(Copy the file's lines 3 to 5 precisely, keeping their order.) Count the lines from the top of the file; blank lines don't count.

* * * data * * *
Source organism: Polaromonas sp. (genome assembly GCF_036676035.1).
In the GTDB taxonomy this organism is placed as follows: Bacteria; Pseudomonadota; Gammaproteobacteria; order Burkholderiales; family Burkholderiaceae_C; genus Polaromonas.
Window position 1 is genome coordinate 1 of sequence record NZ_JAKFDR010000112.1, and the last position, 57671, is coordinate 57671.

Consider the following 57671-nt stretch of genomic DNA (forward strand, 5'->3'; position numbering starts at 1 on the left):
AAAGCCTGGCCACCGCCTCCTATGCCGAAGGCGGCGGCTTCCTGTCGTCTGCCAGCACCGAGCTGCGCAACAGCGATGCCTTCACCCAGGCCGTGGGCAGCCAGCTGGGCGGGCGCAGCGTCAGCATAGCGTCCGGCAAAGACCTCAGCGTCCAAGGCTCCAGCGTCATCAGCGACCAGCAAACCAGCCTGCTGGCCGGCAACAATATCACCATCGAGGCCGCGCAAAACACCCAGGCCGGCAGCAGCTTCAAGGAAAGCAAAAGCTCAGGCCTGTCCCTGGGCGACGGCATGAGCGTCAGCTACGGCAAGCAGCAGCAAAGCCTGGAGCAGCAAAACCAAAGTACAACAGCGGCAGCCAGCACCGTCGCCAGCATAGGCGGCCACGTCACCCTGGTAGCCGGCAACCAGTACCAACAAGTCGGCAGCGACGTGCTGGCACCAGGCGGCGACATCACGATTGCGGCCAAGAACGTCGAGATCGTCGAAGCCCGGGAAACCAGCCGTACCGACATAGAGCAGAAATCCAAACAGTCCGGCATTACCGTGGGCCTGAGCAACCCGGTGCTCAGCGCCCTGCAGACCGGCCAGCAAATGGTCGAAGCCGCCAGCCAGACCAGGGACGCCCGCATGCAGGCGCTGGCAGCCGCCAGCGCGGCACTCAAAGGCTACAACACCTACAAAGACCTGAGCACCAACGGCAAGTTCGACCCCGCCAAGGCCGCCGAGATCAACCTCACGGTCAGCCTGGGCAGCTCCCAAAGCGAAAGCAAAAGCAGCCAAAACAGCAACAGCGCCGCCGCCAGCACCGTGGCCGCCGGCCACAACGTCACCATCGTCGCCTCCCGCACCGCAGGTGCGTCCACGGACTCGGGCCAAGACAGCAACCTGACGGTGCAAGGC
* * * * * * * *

Window position 1 is genome coordinate 1 of sequence record NZ_JAKFDR010000112.1, and the last position, 57671, is coordinate 57671.

Consider the following 57671-nt stretch of genomic DNA (forward strand, 5'->3'; position numbering starts at 1 on the left):
AAAGCCTGGCCACCGCCTCCTATGCCGAAGGCGGCGGCTTCCTGTCGTCTGCCAGCACCGAGCTGCGCAACAGCGATGCCTTCACCCAGGCCGTGGGCAGCCAGCTGGGCGGGCGCAGCGTCAGCATAGCGTCCGGCAAAGACCTCAGCGTCCAAGGCTCCAGCGTCATCAGCGACCAGCAAACCAGCCTGCTGGCCGGCAACAATATCACCATCGAGGCCGCGCAAAACACCCAGGCCGGCAGCAGCTTCAAGGAAAGCAAAAGCTCAGGCCTGTCCCTGGGCGACGGCATGAGCGTCAGCTACGGCAAGCAGCAGCAAAGCCTGGAGCAGCAAAACCAAAGTACAACAGCGGCAGCCAGCACCGTCGCCAGCATAGGCGGCCACGTCACCCTGGTAGCCGGCAACCAGTACCAACAAGTCGGCAGCGACGTGCTGGCACCAGGCGGCGACATCACGATTGCGGCCAAGAACGTCGAGATCGTCGAAGCCCGGGAAACCAGCCGTACCGACATAGAGCAGAAATCCAAACAGTCCGGCATTACCGTGGGCCTGAGCAACCCGGTGCTCAGCGCCCTGCAGACCGGCCAGCAAATGGTCGAAGCCGCCAGCCAGACCAGGGACGCCCGCATGCAGGCGCTGGCAGCCGCCAGCGCGGCACTCAAAGGCTACAACACCTACAAAGACCTGAGCACCAACGGCAAGTTCGACCCCGCCAAGGCCGCCGAGATCAACCTCACGGTCAGCCTGGGCAGCTCCCAAAGCGAAAGCAAAAGCAGCCAAAACAGCAACAGCGCCGCCGCCAGCACCGTGGCCGCCGGCCACAACGTCACCATCGTCGCCTCCCGCACCGCAGGTGCGTCCACGGACTCGGGCCAAGACAGCAACCTGACGGTGCAAGGC